USGLC in the News
Foreign aid serves U.S. interests (Kathleen L. Flanagan, Baltimore Sun)
The recent Republican presidential candidate debate in Las Vegas put a new spotlight on the issue of U.S. spending on foreign aid, although it may have escaped the notice of many (“Republicans take off gloves in Vegas debate,” Oct. 19). Times are tough and Americans need to understand why it is vital that we continue to send development aid overseas: It increases jobs here in the U.S. and keeps our homeland safer.
Who’s In the News
Graham fights to save foreign aid programs (James Rosen, McClatchy Newspapers)
South Carolina Sen. Lindsey Graham, who’s taken on tough tasks from immigration reform to climate change, faces another one as he calls for spending billions of dollars overseas on unpopular foreign aid programs that he insists are vital to U.S. national security. With Congress facing mandatory spending cuts and previously sacrosanct military programs on the chopping block, Graham is trying to protect funding for foreign aid even as most Americans oppose it – 71 percent in a recent poll – and other Republican leaders call for focusing U.S. resources at home.
Two Cheers for the Malaria Vaccine (Editorial, The New York Times)
A vaccine to protect children against malaria has been shown moderately effective in a large clinical trial — an achievement that could save millions of lives. The vaccine, known as RTS,S and made by GlaxoSmithKline, is the first ever to be shown effective against a human disease caused by parasites.
Foreign aid shouldn’t be first thing on the chopping block (Matthew Wallin, The Hill’s Congress Blog)
In this fiscal climate, recent debates have brought a growing amount of attention and support to the notion that the U.S. foreign aid budget should be cut. Many Americans, concerned that the government is spending their hard-earned tax dollars abroad when there are so many pressing issues at home, argue that we need to take care of ourselves before we take care of others. There is validity to the argument. After all, how can someone help others if they themselves are bed-ridden? Why should we as a country spend tens of billions on foreign aid when our infrastructure crumbles and the government is desperately seeking ways to reign in our spending? The answer is: it is in our national interest to do so.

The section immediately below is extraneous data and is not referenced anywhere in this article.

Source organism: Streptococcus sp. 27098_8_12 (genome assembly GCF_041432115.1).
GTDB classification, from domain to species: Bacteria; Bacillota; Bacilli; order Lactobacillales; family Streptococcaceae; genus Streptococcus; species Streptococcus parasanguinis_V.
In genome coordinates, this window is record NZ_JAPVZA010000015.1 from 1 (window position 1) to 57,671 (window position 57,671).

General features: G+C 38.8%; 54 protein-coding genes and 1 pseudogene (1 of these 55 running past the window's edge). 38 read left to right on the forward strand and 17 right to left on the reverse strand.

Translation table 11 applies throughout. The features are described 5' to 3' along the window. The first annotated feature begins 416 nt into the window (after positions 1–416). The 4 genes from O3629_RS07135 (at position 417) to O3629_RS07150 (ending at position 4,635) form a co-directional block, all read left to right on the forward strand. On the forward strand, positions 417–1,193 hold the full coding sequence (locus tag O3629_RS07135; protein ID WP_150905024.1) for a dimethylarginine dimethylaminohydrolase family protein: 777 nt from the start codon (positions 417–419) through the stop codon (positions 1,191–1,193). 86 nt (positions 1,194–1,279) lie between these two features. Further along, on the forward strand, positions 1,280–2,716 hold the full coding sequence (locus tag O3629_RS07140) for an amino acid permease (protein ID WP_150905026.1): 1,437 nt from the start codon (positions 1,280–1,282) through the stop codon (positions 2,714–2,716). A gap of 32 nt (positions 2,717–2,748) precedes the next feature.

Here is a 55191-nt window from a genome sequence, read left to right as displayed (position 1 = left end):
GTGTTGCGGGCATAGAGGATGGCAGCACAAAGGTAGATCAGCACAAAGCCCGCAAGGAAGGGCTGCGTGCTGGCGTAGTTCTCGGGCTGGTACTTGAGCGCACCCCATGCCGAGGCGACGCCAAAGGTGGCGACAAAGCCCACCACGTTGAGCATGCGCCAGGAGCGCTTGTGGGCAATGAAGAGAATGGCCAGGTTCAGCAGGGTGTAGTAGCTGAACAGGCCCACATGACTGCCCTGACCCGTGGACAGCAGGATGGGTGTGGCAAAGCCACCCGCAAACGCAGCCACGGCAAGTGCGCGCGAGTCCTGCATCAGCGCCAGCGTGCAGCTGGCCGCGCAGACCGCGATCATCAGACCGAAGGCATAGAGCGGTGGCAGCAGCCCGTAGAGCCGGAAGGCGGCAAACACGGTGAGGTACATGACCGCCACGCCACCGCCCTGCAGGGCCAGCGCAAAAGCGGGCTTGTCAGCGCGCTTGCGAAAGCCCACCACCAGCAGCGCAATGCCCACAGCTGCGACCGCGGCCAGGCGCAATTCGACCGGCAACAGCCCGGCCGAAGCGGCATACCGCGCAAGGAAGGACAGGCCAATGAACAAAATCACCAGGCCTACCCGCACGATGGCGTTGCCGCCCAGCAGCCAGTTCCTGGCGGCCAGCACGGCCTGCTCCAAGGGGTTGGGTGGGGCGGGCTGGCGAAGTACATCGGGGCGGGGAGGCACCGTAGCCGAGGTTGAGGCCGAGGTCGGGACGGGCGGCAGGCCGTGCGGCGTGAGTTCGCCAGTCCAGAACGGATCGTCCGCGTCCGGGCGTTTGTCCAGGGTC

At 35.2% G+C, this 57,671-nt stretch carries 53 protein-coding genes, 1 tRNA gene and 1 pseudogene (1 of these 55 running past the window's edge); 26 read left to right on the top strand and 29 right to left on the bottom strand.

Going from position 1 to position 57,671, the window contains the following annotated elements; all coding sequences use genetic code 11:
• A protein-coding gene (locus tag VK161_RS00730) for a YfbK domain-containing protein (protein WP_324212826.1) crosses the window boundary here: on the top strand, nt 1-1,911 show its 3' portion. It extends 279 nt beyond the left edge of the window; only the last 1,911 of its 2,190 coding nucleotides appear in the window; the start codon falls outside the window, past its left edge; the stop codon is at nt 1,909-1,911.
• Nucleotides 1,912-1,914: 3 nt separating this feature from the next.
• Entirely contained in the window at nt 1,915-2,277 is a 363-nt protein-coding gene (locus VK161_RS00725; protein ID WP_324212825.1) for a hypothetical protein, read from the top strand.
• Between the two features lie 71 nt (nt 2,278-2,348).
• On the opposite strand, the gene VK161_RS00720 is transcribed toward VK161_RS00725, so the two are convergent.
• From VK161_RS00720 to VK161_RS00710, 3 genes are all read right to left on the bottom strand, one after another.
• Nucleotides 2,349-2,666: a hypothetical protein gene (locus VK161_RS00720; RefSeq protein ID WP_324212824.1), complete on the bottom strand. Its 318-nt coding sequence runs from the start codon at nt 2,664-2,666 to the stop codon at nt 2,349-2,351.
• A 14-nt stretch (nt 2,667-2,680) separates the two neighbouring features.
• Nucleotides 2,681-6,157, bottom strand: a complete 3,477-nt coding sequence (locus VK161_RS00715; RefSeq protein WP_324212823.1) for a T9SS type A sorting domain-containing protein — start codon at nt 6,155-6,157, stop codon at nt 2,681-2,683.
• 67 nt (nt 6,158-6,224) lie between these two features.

Afghanistan: proof that untied aid really works (Scott Glimore, The Guardian)
Donors have promised, and largely failed, to truly untie aid. International development spending continues not to go to those who need it the most. But an experiment in Afghanistan is showing that aid money spent locally is a highly effective way to create jobs. As the Guardian has reported, tied aid remains a stubbornly persistent component of international assistance.
Clinton warns Iran not to ‘miscalculate’ U.S. resolve as troops leave Iraq (N.C. Aizenman, Washington Post)
Secretary of State Hillary Rodham Clinton warned Iran on Sunday that the planned U.S. withdrawal of combat troops from Iraq by the end of the year should not be mistaken for a lack of commitment to democracy in the region. In an interview from Tashkent, Uzbekistan, her last stop on a four-nation tour of the region, Clinton conceded that Iraq’s stability is not ensured.
Are the Republican candidates not taking Herman Cain seriously? (Michael Gerson, Post Partisan)
About a thousand conservatives filled the hall Saturday at the state fairgrounds for the Iowa Faith and Freedom Coalition candidate forum. In some states, this largely evangelical crowd would be political outsiders. In Iowa, religious conservatives have been the most influential element of the Republican Party since the late 1980s. Some Tea Party activists and Ron Paul supporters were also in attendance — the Paul supporters pointedly refusing to applaud when support for Israel was mentioned.
Turkey Earthquake: Ankara Refuses Foreign Aid, As Death Toll Climbs (International Business Times)
The death toll from the 7.2 magnitude earthquake in Turkey on Sunday has exceeded 270 people, but search-and-rescue teams are pulling more and more survivors out from under the rubble of crushed buildings and collapsed houses…But Turkey refused aid from Israel and dozens of countries including Greece and Armenia, hoping that their domestic rescue efforts will be enough.